A great spot for beginners to learn, there are plenty of nursery slopes and proficient ski schools with English-speaking instructors. Intermediates will enjoy the turning space on Blue Line and flying into the powder-filled Lakeside Bowl black run. While experienced skiers should head to the steep couloir, Surf’s Up, which is said to have the highest quality snow on the mountains. There are also five terrain parks – three on Blackcomb and two on Whistler – a half-pipe, 150 features and more than 40 jumps.
Whistler village is partly pedestrianised, which is great if you have little ones running around. Après isn’t as lively as Europe’s, with skiers tending to have one or two drinks after skiing. This allows you the whole evening to try the winter activities, including the kilometre-long zip line, helicopter rides, concerts and spa treatments. Dining options are numerous with plenty of international cuisine and world-class restaurants.
Discover more about Whistler here.
Méribel has a reputation for its lively après bars and fantastic restaurants, making it the perfect resort for groups looking to ski and socialize. Each afternoon and evening, the bars in the village have live music, starting with the mountainside Folie Douce and the Rond Point, affectionately nicknamed ‘the Ronnie’. In the village, taste premium craft beer at The Brewer’s Den, sip on cocktails at Copiña Tapas Bar or dine at the contemporary Barometer.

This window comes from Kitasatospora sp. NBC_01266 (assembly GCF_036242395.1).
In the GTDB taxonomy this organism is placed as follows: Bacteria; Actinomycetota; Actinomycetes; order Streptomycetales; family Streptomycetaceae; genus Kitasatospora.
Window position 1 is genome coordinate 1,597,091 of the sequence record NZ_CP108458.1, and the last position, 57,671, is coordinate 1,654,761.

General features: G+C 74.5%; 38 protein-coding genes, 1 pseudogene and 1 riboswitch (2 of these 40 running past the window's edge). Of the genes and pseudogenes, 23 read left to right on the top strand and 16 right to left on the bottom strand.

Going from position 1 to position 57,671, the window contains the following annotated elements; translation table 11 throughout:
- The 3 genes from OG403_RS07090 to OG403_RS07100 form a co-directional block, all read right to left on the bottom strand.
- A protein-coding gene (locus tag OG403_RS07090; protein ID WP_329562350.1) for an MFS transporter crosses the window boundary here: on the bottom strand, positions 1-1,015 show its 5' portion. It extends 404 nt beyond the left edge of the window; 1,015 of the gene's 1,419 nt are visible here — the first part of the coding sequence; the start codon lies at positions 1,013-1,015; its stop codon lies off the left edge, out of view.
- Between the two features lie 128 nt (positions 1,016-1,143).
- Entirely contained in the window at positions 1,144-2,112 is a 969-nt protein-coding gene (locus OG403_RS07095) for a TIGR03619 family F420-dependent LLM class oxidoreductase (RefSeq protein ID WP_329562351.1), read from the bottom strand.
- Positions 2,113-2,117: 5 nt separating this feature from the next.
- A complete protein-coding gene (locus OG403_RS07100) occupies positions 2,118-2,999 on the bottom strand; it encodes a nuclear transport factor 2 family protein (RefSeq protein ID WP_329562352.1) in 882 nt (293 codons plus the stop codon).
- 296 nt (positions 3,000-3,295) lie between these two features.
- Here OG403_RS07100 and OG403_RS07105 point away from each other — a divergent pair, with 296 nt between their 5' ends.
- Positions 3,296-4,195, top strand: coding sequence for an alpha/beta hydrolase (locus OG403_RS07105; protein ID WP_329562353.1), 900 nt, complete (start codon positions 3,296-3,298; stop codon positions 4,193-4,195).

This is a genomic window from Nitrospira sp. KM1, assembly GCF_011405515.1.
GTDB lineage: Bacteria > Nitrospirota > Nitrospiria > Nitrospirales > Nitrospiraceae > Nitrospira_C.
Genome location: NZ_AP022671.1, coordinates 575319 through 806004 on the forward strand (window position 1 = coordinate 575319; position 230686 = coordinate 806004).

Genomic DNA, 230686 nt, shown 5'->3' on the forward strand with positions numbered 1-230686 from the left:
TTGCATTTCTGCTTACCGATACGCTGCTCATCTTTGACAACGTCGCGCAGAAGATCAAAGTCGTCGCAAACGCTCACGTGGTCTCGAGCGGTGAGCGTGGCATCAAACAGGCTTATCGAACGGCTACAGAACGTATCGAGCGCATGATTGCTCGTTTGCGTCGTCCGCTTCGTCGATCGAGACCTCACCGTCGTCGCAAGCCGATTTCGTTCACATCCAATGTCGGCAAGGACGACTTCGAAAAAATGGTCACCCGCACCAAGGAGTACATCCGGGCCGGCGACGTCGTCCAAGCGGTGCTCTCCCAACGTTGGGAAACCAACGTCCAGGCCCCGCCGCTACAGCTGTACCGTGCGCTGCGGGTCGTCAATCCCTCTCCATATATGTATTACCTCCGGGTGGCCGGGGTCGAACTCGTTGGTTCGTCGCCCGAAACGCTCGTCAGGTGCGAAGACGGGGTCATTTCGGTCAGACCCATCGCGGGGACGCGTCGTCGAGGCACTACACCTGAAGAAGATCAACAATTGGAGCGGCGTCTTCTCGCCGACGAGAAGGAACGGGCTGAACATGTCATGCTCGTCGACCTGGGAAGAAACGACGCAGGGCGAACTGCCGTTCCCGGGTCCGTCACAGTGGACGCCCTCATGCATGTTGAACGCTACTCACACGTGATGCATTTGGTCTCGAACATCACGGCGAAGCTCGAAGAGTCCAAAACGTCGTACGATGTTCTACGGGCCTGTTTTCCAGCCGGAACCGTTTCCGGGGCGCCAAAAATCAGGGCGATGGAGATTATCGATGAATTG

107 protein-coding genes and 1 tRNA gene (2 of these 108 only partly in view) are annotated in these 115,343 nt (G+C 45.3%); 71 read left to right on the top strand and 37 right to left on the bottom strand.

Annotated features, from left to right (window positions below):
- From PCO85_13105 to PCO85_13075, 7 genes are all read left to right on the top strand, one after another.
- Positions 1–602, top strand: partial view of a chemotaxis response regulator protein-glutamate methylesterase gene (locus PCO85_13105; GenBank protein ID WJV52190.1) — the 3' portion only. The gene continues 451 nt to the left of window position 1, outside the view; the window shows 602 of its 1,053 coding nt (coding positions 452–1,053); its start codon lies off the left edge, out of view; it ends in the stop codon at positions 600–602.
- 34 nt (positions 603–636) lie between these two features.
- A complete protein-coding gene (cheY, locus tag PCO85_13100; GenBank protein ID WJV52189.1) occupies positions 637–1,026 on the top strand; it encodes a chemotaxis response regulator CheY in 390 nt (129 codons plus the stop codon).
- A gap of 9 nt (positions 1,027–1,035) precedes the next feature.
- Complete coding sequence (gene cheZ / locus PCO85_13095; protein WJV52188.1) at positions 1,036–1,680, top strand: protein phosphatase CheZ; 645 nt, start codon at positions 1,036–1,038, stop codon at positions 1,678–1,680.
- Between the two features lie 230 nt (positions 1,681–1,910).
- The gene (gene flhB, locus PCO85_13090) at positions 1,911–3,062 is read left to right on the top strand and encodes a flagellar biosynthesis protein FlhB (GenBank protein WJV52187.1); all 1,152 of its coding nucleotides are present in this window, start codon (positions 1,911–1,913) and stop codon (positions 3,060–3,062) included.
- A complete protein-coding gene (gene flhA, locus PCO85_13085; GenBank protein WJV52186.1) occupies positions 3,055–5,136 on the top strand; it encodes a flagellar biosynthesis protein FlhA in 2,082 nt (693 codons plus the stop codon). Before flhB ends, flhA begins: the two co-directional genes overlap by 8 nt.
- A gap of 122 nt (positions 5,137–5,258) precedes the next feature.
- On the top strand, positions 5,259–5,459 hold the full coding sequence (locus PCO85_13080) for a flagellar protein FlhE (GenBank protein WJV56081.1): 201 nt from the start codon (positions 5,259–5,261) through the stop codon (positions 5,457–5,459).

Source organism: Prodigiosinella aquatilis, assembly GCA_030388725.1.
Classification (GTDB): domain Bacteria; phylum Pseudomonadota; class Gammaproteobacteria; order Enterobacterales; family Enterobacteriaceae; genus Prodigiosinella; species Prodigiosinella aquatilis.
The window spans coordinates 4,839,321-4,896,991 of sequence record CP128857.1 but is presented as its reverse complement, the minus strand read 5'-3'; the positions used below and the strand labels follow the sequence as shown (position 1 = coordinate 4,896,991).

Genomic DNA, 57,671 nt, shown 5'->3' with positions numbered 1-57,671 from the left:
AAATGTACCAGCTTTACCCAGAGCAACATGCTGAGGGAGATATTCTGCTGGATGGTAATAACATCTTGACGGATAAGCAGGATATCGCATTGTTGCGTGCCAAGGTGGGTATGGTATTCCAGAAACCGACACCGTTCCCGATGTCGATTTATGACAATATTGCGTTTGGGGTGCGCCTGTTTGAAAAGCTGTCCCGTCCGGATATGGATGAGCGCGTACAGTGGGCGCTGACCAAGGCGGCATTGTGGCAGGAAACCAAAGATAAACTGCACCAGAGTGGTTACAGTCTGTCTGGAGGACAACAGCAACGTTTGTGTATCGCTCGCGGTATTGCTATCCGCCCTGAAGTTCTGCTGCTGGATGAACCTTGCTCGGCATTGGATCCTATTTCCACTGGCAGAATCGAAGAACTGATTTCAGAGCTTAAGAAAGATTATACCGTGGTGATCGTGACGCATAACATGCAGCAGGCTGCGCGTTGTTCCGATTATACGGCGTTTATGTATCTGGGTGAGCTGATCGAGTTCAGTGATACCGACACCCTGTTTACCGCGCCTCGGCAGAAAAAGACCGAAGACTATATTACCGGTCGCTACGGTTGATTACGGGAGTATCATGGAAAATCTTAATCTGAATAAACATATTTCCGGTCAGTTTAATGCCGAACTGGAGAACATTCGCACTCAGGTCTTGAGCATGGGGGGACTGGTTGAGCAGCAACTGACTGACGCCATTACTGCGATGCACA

Part of the extensive Les Trois Vallées ski area, there is an incredible 600km of slopes. At an elevation of 2,952m, Mont Vallon is Meribel’s highest point and usually has good snow coverage. Runs around the resort are wide blue runs, which are fun for those looking to improve their technique and those practising slalom turns or tricks.
Those who aren’t avid skiers can find plenty of off-piste activities including swimming, climbing and ice skating at the Olympic Centre. There are also hotel spas that you can visit for a treatment and a bi-weekly farmers’ market on Route de la Montee where you can buy local cheese and charcuterie.
Discover Méribel for yourself here.